program_wb_i - page 141

July 26–30, 2014
Wednesday afternoon
concepts. This talk will present activities that use these simulations to eluci-
date some topics in astronomy. In particular, it will describe using PhETs to
study: “Orbits, Gravity and Kepler’s Law,” “What Stars are Made of,” “Stellar
Temperature” and “Stellar Luminosity.”
2:20-2:30 p.m. Intelligent Coaches for Problem Solving
in Physics*
Contributed – Leonardo Hsu, University of Minnesota, Minneapolis, MN
Kristin Crouse, Evan Frodermann, Ken Heller, Qing Ryan, University of Min-
Intelligent tutoring systems (ITSs) were introduced more than 40 years ago
and the idea of Computer Assisted Instruction (CAI) has been in existence
almost since the birth of computers. The University of Minnesota Physics
Education Research Group has combined that work with research from
cognitive science and physics education to develop an instructor-modi-
fiable web-based system for providing students with coaching in solving
physics problems. This system, called Customizable Computer Coaches for
Physics Online (C3PO), is designed to help students develop expert-like
problem-solving skills by providing them with individualized guidance and
feedback while they practice solving problems. In this talk, we describe the
system, its place in the constellation of ITSs for physics education in the
universe of CAI, and the plans for future development.
This work was partially supported by NSF DUE-0715615 and DUE-1226197.
2:30-2:40 p.m. The Software Framework for Customiz-
able Computer Coaches for Physics Online*
Contributed – Kristin N. Crouse, University of Minnesota, Minneapolis, MN
Evan Frodermann, Ken Heller, Leon Hsu, Bijaya Aryal, University of Min-
The University of Minnesota Physics Education Research Group has been
developing Customizable Computer Coaches for Physics Online (C3PO),
a web-based system designed to help students develop expert-like problem
solving skills. C3PO delivers instructor-modifiable coaching programs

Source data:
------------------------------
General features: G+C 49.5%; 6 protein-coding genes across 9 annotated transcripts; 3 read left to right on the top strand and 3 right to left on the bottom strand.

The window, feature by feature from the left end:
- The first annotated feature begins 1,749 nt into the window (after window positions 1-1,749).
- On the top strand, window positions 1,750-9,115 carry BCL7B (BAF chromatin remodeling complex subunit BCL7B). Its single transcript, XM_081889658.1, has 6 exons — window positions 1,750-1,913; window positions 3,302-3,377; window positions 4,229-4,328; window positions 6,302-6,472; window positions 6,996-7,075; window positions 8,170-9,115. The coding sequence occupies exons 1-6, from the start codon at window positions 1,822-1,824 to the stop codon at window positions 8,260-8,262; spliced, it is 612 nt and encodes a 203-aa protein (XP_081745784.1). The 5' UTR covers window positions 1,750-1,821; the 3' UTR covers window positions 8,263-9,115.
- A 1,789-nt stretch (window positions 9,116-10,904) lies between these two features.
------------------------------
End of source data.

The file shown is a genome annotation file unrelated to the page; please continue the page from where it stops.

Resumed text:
that provide students with individualized guidance and feedback while
solving physics problems. In this talk, we discuss the software architecture
of the system and the design process and demonstrate some of the system’s
*This work was partially supported by NSF DUE-0715615 and DUE-1226197.
2:40-2:50 p.m. Computer Programming Made Easier
with Canopy
Contributed – Larry Engelhardt, Francis Marion University, Florence, SC
Computational physics is hard. Students need to learn computational
thinking, at the same time that they learn the syntax of a programming
language, as well as specific algorithms, without letting any of this get in
the way of the physics! In this talk, we will demonstrate “Canopy” which is
an environment for the Python programming language that helps makes
this process a little bit easier. In particular, Canopy includes a new debug-
ger (released spring 2014) that makes it easier than ever to understand the
mechanics of a computer program
2:50-3 p.m. CUDA: At-Home Supercomputing
Contributed – Jacob Knoles,* California State University Chico, Chico, CA
Eric Ayars, California State University Chico
NVIDIA CUDA is a simple programming API that harnesses the comput-
ing power of the Graphical Processing Unit, or GPU, and puts it directly
into everyday users’ hands. The significance of this concept is that modern
GPUs can have upwards of 3000 processing cores, as opposed to a typical
quad-core processor. These extra cores allow users to complete complex
and time-consuming calculations in fractions of a second. Parallel pro-
gramming is leading the way in modern High Performance Computing
Priscilla Laws, David Jackson, Maxine Willis, Dickinson College
One of the short interactive video vignettes (IVVs) developed by the
LivePhoto Physics Group targets student understanding of Newton’s third